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Guest Vern Edwards

Dan Gordon is leaving OFPP.

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Guest Vern Edwards

The current OFPP administrator is leaving OFPP to become an associate dean at GWU law school. He will have been in the job about two years.

Presidential appointments... Great way to pad resumes, but otherwise a lousy system.

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It's a shame how political the job is. Dan Gordon was in the job for two years following a long period after the previous Administrator left. The job may not be filled now until the next election.

During his tenure, lots of changes were made (you can debate the merits of each but they are his priorities - employee training, reverse auctions, distingushing between personal and non-personal services, "myth-buster" campaign, etc.). We probably won't have any major changes or reactions to new policy for a long time.

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Guest Vern Edwards

During his tenure he put out a lot of memos. I'm not sure how much has really changed. I suspect not much.

The OFPP administrator job is pretty much nothing. Steve Kelman is the only person who really accomplished much. He was very effective, even if you don't like what he did. The position has little if any real authority. Steve used it as a bully pulpit. He was a man of ideas. He reached out, grabbed people by the hair, and shook them until a thought occurred. I haven't seen that in any of the other administrator, before or after. The job is mainly a resume padder. The president waited a long time to nominate someone. Now that person is leaving after only two years and, as you say, the position will likely go unfilled, except with an acting, until 2013. I doubt we'll suffer much as a result.

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Vern - I am curious as to your opinion of Dan Gordon's "Mythbusters" campaign. I was at the Coalition For Government Procurement's conference last week, and the entire theme of the conference was Mythbusters, and included Mr. Gordon speaking on the topic. I found the conversations interesting, but still have concerns.

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The current OFPP administrator is leaving OFPP to become an associate dean at GWU law school. He will have been in the job about two years.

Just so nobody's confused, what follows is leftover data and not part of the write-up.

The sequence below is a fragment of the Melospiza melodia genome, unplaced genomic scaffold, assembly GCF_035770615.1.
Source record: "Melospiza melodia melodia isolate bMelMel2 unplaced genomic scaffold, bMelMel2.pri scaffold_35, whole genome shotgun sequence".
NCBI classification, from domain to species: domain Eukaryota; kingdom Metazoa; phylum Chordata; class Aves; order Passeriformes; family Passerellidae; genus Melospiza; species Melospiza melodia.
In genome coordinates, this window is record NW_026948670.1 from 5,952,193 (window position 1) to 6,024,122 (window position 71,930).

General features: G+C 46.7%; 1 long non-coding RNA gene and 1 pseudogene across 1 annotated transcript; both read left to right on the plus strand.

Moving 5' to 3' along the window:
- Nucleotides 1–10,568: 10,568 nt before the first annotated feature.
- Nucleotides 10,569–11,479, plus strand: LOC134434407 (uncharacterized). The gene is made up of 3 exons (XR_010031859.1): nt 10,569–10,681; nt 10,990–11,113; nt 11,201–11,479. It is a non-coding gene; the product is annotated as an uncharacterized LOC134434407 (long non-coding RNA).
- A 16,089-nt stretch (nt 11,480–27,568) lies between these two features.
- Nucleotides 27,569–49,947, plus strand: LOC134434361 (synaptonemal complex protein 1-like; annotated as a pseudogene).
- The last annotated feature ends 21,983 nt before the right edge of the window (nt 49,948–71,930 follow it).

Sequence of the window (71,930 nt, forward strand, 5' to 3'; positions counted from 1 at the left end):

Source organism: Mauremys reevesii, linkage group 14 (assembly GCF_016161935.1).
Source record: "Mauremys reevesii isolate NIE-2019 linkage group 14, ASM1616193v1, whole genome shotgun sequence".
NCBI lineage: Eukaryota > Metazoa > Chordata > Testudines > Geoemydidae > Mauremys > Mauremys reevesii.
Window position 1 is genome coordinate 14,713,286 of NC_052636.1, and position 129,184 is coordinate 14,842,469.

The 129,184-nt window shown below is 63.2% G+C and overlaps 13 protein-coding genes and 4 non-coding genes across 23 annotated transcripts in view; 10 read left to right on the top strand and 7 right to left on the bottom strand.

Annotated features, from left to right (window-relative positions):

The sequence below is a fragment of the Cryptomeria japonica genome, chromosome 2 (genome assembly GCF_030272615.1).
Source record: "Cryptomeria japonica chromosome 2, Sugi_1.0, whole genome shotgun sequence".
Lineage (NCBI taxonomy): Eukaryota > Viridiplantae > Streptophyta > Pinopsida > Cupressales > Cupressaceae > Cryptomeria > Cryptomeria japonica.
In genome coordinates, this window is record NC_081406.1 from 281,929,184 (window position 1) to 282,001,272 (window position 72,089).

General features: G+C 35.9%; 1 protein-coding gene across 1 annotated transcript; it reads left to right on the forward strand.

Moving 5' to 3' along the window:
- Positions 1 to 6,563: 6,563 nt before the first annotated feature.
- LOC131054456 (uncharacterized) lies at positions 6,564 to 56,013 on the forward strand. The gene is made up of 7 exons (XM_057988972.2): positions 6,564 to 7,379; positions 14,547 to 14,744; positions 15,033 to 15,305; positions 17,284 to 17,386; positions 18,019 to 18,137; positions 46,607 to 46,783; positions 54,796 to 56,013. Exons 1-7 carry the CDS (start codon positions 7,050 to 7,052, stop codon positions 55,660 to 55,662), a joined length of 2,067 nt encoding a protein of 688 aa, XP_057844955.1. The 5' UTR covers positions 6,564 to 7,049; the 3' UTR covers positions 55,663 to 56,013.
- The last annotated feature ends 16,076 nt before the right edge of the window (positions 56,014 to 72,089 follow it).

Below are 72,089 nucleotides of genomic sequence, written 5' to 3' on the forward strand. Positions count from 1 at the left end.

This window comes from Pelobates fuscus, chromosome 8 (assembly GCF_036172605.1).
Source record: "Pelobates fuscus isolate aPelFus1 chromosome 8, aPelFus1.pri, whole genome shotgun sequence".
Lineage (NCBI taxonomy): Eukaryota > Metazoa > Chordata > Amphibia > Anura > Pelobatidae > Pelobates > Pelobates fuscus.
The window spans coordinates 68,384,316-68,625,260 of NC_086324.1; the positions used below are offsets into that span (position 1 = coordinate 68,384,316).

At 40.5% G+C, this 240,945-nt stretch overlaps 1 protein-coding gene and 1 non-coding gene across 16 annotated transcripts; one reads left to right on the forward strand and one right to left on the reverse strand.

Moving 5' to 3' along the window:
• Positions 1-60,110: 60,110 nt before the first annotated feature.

Presidential appointments... Great way to pad resumes, but otherwise a lousy system.

It would be interesting to see what would happen if Congress would change this position so that the person would be able to serve longer than the Administration that they are appointed. I am thinking along the lines of the Permanent Director of the FBI (who serves for 10 Years) or the Comptroller General (also serves for 10 years). This may attract an individual with the attributes of a Dan Gordon but with the extra time to actually implement the ideas developed and not see them changed in 2 or 3 years.

It also strikes me how elected officals want the Federal Government to work like a business. What successful business changes its leadership every one to two years???

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Guest Vern Edwards
Vern - I am curious as to your opinion of Dan Gordon's "Mythbusters" campaign. I was at the Coalition For Government Procurement's conference last week, and the entire theme of the conference was Mythbusters, and included Mr. Gordon speaking on the topic. I found the conversations interesting, but still have concerns.

I must admit that I consider such things to be gimmicks and I tend to ignore them. I was terribly irritated by the first mythbuster memo, about communications with contractors, because fears about communications are not based on myth but on the fact that contracting people have long known that talking can get you into trouble. The memo did not acknowledge that reality, and especially did not acknowledge GAO's culpability, what with its confusing clarifications vs. discussions "case law" developed over the course of fifty years of bid protests. Bottom line: mythbusters will have little if any effect on day-to-day operations.

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During his tenure he put out a lot of memos. I'm not sure how much has really changed. I suspect not much.

The OFPP administrator job is pretty much nothing. Steve Kelman is the only person who really accomplished much. He was very effective, even if you don't like what he did. The position has little if any real authority. Steve used it as a bully pulpit, but he was a man of ideas. He reached out, grabbed people by the hair, and shook them until a thought occurred. I haven't seen that in any of the other administrators, before or after. The job is mainly a resume padder. The president waited a long time to nominate someone. Now that person is leaving after only two years and, as you say, the position will likely go unfilled, except with an acting, until 2013. I doubt we'll suffer much as a result.

Steve Kelman is great! He has visited my office a number of times and offered words of wisdom and gave his opinion on a number of issues. I think his visits were arranged through our internbal FedBid team...guess he sits on their Board.

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